So here is the science of it: the only people who need a 4K projector are the people who are seeing pixel edges on their 1080p setup. Vast majority if people do not fall in this bucket. Most 3-chipper displays for example have sufficient convergence errors of the three panels to not show pixel edges clearly. Use of acoustically transparent screen likewise softens your pixel edges. And I suspect most people sit way too far to resolve the 1080p pixels.

With 480p, our pixels were just too large for our screen size. But with 6X the resolution of 1080p, we solved that problem. So unless you are upping your screen size again, in which case this PJ lacks sufficient light output to deal with that, you are trying to solve a problem you don't have.

Did I miss anything?

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post #42 of 318 Old 02-14-2012, 12:15 PM
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Quote:
Originally Posted by amirm View Post

So here is the science of it: the only people who need a 4K projector are the people who are seeing pixel edges on their 1080p setup. Vast majority if people do not fall in this bucket.

Did I miss anything?

Maybe.

I did note some years ago of a tendency of people with constant height setups to sit too close to the screen and that the scaling errors associated with the vertical stretch are visible. The truth is there has been a demand for 4k for years.
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post #43 of 318 Old 02-14-2012, 12:26 PM
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this thread has more delusion factor built in than a thread debating the merits of shunyata power cables!

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post #44 of 318 Old 02-14-2012, 12:47 PM
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so amir..are you saying that the reason people are gaga over the sonys image is not because its 4k but simply because sony used better components and tweaked the image algorythms ,etc to acheive a 'better' picture?
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post #45 of 318 Old 02-14-2012, 12:54 PM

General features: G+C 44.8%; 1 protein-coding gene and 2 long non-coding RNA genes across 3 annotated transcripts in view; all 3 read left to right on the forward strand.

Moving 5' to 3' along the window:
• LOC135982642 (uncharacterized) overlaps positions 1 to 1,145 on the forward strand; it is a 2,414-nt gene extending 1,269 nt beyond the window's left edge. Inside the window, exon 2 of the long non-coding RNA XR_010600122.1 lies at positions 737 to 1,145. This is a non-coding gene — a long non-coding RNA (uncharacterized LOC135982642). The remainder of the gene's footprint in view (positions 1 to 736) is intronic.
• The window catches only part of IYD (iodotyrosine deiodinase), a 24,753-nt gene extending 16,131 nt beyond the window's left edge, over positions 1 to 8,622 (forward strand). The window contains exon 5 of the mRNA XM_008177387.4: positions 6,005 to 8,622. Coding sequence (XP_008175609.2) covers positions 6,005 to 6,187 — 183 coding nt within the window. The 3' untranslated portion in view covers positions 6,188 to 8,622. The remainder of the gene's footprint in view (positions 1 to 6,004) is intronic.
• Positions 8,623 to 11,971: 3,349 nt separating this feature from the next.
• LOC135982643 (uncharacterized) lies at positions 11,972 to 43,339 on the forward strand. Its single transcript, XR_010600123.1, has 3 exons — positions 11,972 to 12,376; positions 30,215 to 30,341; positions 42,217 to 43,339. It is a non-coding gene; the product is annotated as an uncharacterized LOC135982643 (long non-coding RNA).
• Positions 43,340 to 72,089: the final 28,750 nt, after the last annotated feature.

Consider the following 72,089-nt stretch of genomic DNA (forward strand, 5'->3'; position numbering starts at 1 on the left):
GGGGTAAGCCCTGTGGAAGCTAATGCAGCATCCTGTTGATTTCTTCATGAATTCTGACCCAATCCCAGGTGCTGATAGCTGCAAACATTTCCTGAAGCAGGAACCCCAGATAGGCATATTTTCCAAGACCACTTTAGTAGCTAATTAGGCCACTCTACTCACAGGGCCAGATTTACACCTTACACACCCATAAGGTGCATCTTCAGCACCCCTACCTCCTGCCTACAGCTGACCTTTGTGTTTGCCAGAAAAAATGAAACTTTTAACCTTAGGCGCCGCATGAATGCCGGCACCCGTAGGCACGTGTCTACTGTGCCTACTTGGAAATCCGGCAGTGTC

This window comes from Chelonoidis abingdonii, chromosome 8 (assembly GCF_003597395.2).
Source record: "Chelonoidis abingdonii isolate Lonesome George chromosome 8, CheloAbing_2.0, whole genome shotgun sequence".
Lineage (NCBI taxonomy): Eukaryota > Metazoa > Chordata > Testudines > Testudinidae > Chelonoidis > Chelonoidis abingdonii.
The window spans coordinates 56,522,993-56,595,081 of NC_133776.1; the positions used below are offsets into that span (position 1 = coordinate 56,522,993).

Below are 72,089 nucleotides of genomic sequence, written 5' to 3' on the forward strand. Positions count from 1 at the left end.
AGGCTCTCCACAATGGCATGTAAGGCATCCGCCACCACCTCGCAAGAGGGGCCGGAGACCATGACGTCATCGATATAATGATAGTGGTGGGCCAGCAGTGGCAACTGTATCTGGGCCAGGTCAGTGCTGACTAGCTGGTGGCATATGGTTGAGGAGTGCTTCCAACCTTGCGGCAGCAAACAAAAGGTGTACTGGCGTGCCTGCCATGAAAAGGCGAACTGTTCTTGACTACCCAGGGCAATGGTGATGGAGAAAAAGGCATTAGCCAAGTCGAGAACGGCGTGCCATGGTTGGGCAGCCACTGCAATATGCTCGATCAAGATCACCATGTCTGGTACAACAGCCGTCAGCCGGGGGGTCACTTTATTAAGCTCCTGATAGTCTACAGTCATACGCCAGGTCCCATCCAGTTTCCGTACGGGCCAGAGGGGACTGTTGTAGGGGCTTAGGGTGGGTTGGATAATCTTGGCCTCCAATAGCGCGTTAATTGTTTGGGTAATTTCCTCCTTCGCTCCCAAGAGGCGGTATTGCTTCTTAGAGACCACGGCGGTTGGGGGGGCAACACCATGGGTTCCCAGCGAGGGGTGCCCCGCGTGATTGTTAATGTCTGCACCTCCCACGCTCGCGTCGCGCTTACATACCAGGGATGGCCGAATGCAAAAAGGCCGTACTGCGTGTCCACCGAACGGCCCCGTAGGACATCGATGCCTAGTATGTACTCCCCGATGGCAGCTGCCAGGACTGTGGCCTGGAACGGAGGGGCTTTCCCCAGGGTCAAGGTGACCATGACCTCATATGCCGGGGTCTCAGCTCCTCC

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Quote:
Originally Posted by amirm View Post

The only trend is toward the Internet and that is about lowering quality, not increasing it. I wrote this article on history and motivation of the studios to drive new formats. You might want to read it: Digital Video Revolution: Did We Miss a Step?

It's an OK writeup with OK points on now minor issues.

IMO the current big name movie/audio companies should pay Bill Gates (or his foundation) some very serious money for his advice.

Given their focus on copy protection, odds are that they'll not do that.

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post #46 of 318 Old 02-14-2012, 01:46 PM
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Originally Posted by sytech View Post

Have you not seen blu-ray disc with 480p on on side and 1080p on the other? I don't think you understand the technical aspects of the advancing 4K revolution.

LOL at this newb comment directed at amirm.^^^^^
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post #47 of 318 Old 02-14-2012, 02:00 PM
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Originally Posted by OtherSongs View Post

It's an OK writeup with OK points on now minor issues.

What are the minor issues?

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post #48 of 318 Old 02-14-2012, 02:18 PM
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LOL at this newb comment directed at amirm.^^^^^

This was in response to his statement "Why didn't you say the rules were this? I think we are just going to make up stuff we should assume the disc is one-sided"

Despite who he is or works for, he is simply wrong about 4K. It will take time but it is coming. People see a difference whether by "magic" as he calls it, or not. Sony needs another cash cow and will push 4K hard. They will open their movie library and others will have to follow suit. They will justify its early release by pushing the improvements in the up scaling of 1080p content and transition with hybrid 4K/blu-ray players. By 2016 4K displays will be more than 50% of all set sold.
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post #49 of 318 Old 02-14-2012, 02:39 PM
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Originally Posted by sytech View Post

This was in response to his statement "Why didn't you say the rules were this? I think we are just going to make up stuff we should assume the disc is one-sided"

The point is I'm quite sure amirm knows the technical aspects of 4K, which you questioned. That's all.

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Originally Posted by sytech View Post

Despite who he is or works for, he is simply wrong about 4K. It will take time but it is coming. People see a difference whether by "magic" as he calls it, or not.